Council fields penny tax questions on virtual town hall webinar

WINNSBORO – An important local question is on the ballot this year in Fairfield County: a proposed penny sales tax, earmarked to fund a much-needed wastewater treatment plant.

If it’s not approved, county officials say, that will mean other, typically less popular, sources of revenue will have to be used to fund the plant – for example, a property tax increase, a sewer rate increase, and potentially cuts in services like public safety.

The county has purchased the land and is moving forward with the project. It’s up to the voters in Fairfield County to decide whether to impose the new sales tax or use one or more of the other funding sources instead.

County officials held an information meeting Tuesday evening to answer questions about the wastewater treatment plant project and the penny tax question on the Nov. 3 ballot. They answered questions from the public during the virtual town hall meeting, which was held via Zoom.

“The wastewater treatment plant is a need, not a want,” Fairfield County Economic Development Director Ty Daven port said, explaining that Fairfield County is nearly at capacity with its current wastewater treatment capabilities, making further development in the county a near impossibility without adding more capacity.

Part of understanding the current plan for adding sewer capacity means recognizing how much has changed since the failed nuclear plant project – once viewed as an economic savior for the revenue infusion it was expected to provide – fell apart.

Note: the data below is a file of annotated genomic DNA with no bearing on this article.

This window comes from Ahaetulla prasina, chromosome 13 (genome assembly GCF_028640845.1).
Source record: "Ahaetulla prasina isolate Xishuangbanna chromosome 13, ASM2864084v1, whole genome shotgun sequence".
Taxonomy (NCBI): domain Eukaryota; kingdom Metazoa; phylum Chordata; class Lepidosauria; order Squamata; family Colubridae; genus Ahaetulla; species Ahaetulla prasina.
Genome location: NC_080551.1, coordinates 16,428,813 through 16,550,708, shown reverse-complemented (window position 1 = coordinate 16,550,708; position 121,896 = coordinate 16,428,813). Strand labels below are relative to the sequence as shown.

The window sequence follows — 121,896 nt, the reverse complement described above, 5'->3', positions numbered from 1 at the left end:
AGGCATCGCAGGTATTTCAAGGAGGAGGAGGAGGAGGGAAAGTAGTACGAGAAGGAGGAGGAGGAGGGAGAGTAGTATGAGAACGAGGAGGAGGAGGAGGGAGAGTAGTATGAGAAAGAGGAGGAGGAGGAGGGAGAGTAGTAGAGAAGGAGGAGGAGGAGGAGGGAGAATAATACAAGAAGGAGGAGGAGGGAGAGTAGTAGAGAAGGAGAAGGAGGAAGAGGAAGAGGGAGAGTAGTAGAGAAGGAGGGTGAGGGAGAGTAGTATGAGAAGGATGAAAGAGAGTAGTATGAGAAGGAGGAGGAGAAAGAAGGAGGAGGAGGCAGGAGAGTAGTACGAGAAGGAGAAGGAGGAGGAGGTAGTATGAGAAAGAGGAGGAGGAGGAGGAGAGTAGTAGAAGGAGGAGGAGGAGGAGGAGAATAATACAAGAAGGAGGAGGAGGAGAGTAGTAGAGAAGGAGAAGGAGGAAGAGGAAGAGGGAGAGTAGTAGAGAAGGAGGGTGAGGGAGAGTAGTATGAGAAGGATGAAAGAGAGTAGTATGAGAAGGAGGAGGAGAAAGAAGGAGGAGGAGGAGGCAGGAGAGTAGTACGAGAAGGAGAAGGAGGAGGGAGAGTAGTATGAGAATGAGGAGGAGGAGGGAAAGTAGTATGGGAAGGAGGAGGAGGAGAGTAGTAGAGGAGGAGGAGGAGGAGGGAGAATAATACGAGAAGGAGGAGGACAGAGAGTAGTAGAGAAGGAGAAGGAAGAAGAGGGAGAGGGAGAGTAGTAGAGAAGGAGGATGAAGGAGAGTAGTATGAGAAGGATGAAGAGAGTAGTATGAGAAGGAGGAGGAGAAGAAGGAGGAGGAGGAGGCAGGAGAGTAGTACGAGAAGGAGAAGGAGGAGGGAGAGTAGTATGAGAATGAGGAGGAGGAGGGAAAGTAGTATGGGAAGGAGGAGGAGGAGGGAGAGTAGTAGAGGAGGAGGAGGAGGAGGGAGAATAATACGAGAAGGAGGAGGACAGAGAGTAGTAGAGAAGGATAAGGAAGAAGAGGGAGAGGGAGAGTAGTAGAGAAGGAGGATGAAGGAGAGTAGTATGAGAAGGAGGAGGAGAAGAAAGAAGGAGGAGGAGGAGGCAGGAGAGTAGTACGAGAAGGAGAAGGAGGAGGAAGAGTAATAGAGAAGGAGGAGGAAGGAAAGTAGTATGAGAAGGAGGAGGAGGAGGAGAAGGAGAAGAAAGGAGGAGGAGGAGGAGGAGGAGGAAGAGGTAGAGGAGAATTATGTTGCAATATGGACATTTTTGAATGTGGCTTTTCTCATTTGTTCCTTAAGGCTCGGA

In some ways, it means a different future than was anticipated five years ago, when the previous county council and administrator put together a 50-year plan.

“When you do things, you have to do them in the context of your times, and at that time I think they were confident that the nuclear plant would be built, and that they would have enough money to essentially put in the lines and hook to Richland County or Columbia,” Fairfield County Administrator Jason Taylor said in response to a question about the county’s departure from that plan.

“It was not going to be that we would have a [wastewater treatment] system here in Fairfield County,” he said.

But in the current reality, Taylor said, not only would the county lose autonomy by being dependent on Columbia’s wastewater systems, but the fees and costs involved would be too high. Without a new infusion of nuclear plant revenue to fund its infrastructure needs, the county has had to come up with a new plan.

Finding a good site for a wastewater treatment plant was a challenge, county officials have said. But after an extensive site search and negotiations with the landowner, Fairfield officials settled on the site that they just purchased, which is located on Cedar Creek near Interstate 77’s Exit 32.

It had to be located on a stream large enough to discharge the treated wastewater, and also close to industrial development areas.